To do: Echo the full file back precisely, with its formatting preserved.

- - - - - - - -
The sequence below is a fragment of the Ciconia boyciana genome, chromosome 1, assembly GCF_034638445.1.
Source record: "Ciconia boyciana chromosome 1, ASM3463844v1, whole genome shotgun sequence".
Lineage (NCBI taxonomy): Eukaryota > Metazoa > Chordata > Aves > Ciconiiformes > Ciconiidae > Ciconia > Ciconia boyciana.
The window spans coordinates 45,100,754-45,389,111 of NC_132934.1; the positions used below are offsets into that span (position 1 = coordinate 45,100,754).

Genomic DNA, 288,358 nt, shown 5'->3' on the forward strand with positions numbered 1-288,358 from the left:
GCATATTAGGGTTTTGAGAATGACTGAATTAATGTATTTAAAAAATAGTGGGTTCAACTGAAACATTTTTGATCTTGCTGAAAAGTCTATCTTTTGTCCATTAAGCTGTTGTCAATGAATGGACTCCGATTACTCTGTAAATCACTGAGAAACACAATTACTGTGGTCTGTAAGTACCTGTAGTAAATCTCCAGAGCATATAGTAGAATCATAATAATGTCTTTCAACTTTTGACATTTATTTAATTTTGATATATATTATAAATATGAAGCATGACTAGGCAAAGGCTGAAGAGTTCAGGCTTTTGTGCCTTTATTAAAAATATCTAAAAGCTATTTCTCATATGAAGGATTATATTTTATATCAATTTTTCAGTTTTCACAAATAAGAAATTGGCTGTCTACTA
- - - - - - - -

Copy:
The sequence below is a fragment of the Ciconia boyciana genome, chromosome 1, assembly GCF_034638445.1.
Source record: "Ciconia boyciana chromosome 1, ASM3463844v1, whole genome shotgun sequence".
Lineage (NCBI taxonomy): Eukaryota > Metazoa > Chordata > Aves > Ciconiiformes > Ciconiidae > Ciconia > Ciconia boyciana.
The window spans coordinates 45,100,754-45,389,111 of NC_132934.1; the positions used below are offsets into that span (position 1 = coordinate 45,100,754).

Genomic DNA, 288,358 nt, shown 5'->3' on the forward strand with positions numbered 1-288,358 from the left:
GCATATTAGGGTTTTGAGAATGACTGAATTAATGTATTTAAAAAATAGTGGGTTCAACTGAAACATTTTTGATCTTGCTGAAAAGTCTATCTTTTGTCCATTAAGCTGTTGTCAATGAATGGACTCCGATTACTCTGTAAATCACTGAGAAACACAATTACTGTGGTCTGTAAGTACCTGTAGTAAATCTCCAGAGCATATAGTAGAATCATAATAATGTCTTTCAACTTTTGACATTTATTTAATTTTGATATATATTATAAATATGAAGCATGACTAGGCAAAGGCTGAAGAGTTCAGGCTTTTGTGCCTTTATTAAAAATATCTAAAAGCTATTTCTCATATGAAGGATTATATTTTATATCAATTTTTCAGTTTTCACAAATAAGAAATTGGCTGTCTACTA